Kinetics plays a large role in understanding how the body eliminates anesthetics and therefore is imperative in determining the rate of administration during surgery that will keep the patient sedated. This also applies to all drugs to ensure that the drug concentration remains within the therapeutically defined parameters. This specific study of kinetics is called pharmacokinetics.
One key principle behind pharmacokinetics is the use for monitoring for determining the quantity of drug present in comparison to the quantity required for the desired effect. The monitoring of these drugs in the body reveals how the body metabolizes these compounds. The body absorbs, distributes, bio-transforms, and excretes these drugs and monitoring can allow for observations of the the concentration of the compound to allow for conclusions to be reached. These enzymatic reactions in the body demonstrate that most drugs are broken down according to first-order kinetics. The rate of metabolism in this order reaction depends on the concentration of the drug in such a way that a higher concentration is metabolized at a higher rate while a lower concentrations is metabolized at a slower rate. This property is beneficial in that it allows the body to better prevent overdosage through the accumulation of the drug; however, this property makes it difficult to maintain drug concentrations especially when relatively high concentrations are required since the body counteracts it.
The other possible order in pharmacokinetics is a zero-order reaction. Zero-order reactions occur at a constant rate and are independent of the concentration of the drug being metabolized. Although most drugs follow first-order kinetics, there are several notable exceptions. One exception to this rule is phenytoin. Phenytoin, also known as sodium 5,5-diphenyl-2, 4-imidazolidinedione, is an injectable drug used in the treatment of seizures. However this drug poses a serious threat of toxicity in the blood due to its metabolization being a zero-order reaction and therefore has the warning stating that the intake of this drug should be less than 50 mg/min.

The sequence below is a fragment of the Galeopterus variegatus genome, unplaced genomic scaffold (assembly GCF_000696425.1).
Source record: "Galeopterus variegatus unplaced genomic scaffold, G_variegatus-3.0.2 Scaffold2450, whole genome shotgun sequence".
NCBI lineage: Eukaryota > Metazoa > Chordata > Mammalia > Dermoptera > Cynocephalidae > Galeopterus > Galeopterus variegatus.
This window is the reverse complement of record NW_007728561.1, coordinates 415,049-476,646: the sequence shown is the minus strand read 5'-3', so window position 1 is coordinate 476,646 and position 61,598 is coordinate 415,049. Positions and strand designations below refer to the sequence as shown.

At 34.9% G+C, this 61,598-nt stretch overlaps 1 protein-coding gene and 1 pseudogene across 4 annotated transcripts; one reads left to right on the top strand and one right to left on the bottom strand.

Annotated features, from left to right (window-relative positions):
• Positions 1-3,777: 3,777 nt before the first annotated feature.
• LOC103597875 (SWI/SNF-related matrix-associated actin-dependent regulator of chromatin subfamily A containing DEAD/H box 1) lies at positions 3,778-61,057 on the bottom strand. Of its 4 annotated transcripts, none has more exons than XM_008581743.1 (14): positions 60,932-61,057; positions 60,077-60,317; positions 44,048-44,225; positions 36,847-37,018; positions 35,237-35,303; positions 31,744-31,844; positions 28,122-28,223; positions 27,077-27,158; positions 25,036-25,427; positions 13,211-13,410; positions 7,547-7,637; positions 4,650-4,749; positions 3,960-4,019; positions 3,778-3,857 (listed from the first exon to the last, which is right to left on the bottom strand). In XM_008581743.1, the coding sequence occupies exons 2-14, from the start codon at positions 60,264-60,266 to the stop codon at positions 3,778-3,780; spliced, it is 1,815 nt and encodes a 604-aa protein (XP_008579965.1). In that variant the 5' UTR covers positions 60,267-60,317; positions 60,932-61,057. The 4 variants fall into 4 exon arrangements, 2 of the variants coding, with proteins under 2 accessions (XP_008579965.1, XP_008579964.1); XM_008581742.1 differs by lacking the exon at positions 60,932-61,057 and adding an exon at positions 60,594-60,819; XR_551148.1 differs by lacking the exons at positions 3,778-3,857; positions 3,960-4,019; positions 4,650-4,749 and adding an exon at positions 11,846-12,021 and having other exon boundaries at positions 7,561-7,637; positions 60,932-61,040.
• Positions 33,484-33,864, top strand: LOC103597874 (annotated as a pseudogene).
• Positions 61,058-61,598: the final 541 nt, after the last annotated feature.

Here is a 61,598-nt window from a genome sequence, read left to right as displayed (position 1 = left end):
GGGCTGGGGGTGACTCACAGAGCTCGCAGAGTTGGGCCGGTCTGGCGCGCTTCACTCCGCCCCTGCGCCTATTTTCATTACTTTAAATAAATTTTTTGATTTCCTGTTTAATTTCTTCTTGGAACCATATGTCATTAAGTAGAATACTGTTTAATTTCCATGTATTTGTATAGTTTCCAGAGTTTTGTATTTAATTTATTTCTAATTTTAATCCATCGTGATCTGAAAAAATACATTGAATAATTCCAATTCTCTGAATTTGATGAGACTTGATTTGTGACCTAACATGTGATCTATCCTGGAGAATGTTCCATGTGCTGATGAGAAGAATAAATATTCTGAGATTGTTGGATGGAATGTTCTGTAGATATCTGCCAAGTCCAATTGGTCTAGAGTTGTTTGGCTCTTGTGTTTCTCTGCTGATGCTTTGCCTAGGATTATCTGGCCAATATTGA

Still, these kinetic models do not perfectly explain how the human body reacts with these compounds. One major building block in pharmacokinetics deals with the first-pass effect. This effect essentially explains how when compounds enter the human body through certain methods, the compound passes through the liver. On the initial passing, the liver substantially metabolizes the drug before it even gets into circulation which is the foundation of the first-pass effect. The next passes of the liver may not be as efficacious as the initial pass.
Overall, this understanding of kinetics plays a crucial role in the safe use of anesthesia for medical purposes. This understanding can then be applied to almost all drugs and compounds that enter the body.